But unlike all today’s Khoe-San he had no DNA from black Africans or white Europeans in him. Neither had yet arrived in southern Africa. So comparing the Ballito boy’s DNA to all modern people’s DNA made it possible to calculate when we last shared a common ancestor with him.

That is, the Bantu are just as much invaders as whitey has been. Indeed, for the Western Cape, the Bantu came later. The same is true of almost all of Africa south of, about, Ghana. The Bantu there are as new as the Germanic tribes are to Western, or even Central, Europe.

Which does pose something of a problem for the idea that the land should belong to the indigenes. Which indigenes?

Learn a bit of history you damn fools

Time has long worked against Indigenous peoples. The English-speaking epochs of the last 200 years – the Pax Britannica and American Century – share the same dramatic opening scene: a global coup displacing millions of people and thousands of societies from the Mi’kmaq in New Foundland to the Māori in New Zealand.

Property, sovereignty and even history itself are said to originate with these Anglo-Saxon triumphs. History and time are appropriated as the sole possessions of the white men who inherited the earth. For the ruling class, their passage marks the steady advance of civilization, modernity and progress. Rapturous booms and tumultuous busts are punctuated by bloody wars recast as heroic conquests. All throughout the land, alabaster monuments memorialize these triumphs and tragedies.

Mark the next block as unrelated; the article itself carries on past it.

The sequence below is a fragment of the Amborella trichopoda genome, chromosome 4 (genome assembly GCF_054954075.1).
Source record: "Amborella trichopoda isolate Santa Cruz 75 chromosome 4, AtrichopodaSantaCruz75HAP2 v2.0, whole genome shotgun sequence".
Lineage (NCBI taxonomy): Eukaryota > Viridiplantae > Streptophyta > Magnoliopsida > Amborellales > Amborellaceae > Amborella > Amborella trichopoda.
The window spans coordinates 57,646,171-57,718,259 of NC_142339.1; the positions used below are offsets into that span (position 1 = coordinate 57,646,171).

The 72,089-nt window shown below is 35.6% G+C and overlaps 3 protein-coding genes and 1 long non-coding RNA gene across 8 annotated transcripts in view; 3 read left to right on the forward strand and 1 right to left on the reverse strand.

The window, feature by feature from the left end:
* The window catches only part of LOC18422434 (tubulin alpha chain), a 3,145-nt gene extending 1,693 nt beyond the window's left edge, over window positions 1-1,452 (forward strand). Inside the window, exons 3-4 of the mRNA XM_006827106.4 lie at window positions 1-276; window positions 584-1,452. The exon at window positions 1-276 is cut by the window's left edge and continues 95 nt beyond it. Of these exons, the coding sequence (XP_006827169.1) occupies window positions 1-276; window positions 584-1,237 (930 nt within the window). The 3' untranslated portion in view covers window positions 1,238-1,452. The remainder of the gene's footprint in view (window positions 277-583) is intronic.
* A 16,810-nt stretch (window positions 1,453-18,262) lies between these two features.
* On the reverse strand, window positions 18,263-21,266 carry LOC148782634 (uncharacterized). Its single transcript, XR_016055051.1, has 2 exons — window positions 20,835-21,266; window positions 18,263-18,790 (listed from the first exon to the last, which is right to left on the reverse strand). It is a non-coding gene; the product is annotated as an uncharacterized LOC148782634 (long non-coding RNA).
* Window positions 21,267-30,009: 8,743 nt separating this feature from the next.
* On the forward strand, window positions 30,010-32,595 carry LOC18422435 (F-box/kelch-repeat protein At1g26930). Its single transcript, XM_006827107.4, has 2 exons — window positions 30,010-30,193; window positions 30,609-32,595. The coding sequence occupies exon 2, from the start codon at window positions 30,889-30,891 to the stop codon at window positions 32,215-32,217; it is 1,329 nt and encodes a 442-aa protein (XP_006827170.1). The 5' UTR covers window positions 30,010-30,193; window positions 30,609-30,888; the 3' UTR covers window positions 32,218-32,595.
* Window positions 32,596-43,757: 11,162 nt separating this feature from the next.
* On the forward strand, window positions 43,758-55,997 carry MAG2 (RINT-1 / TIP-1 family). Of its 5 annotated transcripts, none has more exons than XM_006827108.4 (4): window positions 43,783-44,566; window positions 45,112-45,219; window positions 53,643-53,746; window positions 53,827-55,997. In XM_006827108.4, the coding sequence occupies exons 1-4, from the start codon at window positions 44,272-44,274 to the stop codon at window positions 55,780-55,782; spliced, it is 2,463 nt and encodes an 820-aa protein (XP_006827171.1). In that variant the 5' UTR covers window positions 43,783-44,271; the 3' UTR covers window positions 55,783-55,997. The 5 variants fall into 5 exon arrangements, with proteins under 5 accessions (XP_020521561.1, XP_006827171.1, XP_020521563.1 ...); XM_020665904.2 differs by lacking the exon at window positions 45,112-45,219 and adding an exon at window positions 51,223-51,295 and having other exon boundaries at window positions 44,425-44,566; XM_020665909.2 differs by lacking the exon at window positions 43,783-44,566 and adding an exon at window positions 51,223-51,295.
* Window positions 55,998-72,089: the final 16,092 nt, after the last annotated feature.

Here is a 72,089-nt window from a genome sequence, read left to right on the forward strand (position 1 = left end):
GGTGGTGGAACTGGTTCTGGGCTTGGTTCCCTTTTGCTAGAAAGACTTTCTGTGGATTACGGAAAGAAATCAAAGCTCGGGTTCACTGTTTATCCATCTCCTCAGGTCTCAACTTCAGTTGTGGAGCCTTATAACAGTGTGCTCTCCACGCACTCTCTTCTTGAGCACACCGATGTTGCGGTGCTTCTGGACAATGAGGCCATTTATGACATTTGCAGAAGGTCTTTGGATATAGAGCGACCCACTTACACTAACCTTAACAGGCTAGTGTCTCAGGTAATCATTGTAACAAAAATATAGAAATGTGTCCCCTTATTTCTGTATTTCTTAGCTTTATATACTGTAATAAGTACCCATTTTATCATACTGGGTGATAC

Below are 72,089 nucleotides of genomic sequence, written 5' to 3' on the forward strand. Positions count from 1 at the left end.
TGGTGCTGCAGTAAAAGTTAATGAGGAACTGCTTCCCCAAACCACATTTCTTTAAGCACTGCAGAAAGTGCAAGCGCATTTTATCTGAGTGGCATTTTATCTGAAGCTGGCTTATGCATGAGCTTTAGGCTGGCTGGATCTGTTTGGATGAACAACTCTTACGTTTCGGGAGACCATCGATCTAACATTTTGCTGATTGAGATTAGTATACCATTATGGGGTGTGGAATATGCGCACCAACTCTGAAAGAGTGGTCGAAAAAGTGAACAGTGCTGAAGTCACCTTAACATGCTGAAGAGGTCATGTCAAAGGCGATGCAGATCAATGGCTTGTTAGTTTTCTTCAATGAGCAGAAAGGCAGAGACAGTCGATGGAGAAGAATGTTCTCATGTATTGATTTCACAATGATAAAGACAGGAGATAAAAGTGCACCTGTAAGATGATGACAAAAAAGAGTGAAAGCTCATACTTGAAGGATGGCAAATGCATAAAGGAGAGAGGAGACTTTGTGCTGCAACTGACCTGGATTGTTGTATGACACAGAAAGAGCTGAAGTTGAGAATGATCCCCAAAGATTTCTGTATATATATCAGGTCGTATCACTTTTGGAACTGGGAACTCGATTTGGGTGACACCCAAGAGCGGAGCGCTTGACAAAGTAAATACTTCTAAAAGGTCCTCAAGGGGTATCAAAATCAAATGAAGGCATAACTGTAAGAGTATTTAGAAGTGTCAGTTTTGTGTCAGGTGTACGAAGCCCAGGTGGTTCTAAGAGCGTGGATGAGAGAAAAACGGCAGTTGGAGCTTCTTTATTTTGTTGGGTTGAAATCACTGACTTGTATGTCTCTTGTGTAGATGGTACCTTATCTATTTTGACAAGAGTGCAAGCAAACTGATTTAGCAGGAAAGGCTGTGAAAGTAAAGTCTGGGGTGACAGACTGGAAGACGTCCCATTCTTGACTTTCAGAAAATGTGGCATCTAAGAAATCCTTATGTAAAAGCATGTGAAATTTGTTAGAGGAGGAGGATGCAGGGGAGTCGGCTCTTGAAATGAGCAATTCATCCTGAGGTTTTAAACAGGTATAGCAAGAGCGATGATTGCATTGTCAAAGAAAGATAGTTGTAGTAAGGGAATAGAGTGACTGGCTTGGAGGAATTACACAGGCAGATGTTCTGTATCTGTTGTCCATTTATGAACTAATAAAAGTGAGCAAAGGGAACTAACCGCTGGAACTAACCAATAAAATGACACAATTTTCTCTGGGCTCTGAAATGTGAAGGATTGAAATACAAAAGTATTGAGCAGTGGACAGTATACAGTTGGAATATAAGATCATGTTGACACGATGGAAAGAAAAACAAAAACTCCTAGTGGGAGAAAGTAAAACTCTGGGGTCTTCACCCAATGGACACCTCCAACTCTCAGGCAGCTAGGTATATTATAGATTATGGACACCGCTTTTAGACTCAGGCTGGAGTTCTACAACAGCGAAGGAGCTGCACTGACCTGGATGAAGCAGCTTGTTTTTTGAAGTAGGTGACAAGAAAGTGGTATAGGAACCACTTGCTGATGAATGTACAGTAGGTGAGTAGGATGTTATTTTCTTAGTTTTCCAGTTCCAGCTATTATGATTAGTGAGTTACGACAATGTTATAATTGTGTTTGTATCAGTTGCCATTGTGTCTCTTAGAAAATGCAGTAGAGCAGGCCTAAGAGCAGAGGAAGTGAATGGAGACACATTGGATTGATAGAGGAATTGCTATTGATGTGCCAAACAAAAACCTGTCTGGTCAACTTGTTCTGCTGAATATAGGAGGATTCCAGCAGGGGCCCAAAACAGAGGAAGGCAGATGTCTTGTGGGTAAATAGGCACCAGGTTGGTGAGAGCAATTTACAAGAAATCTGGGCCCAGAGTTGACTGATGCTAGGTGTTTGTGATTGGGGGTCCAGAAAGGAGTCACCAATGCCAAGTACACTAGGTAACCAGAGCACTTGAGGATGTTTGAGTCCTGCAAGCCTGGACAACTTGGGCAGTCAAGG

For Indigenous peoples, the same dates, statues and eras mark massacres, epidemics and expulsions. Generations rue the insidious devastation of occupation. Songs and stories reverberate to the rhythms and dreams of a halcyon freedom receding into legend as our last elders who bore witness pass onto the next world.

The history of the English-speaking world, brought crashing down upon Aboriginal peoples is a shared nightmare lurking in the collective subconscious of the survivors. From reservations, ghettoes and schools where the first peoples of these lands were sent to assimilate or die, we look out upon a world built on the premise that in it we have no place.


The entire history of the world is one group conquering, fucking, eating their way trough the tribe next door. Whitey’s just the latest to do it and not even the most successful. The Bantu in Africa, the Han in China, have rolled over the original competitors rather more thoroughly than the Anglo Saxons have done.

Inquiries have been made of the Moriori reaction to the news about the Maori but at pixel time no response. It is though they were all eaten.

I’m not entirely sure it works this way

When Boston public schools introduced a new standard map of the world this week, some young students’ felt their jaws drop. In an instant, their view of the world had changed.

The USA was small. Europe too had suddenly shrunk. Africa and South America appeared narrower but also much larger than usual. And what had happened to Alaska?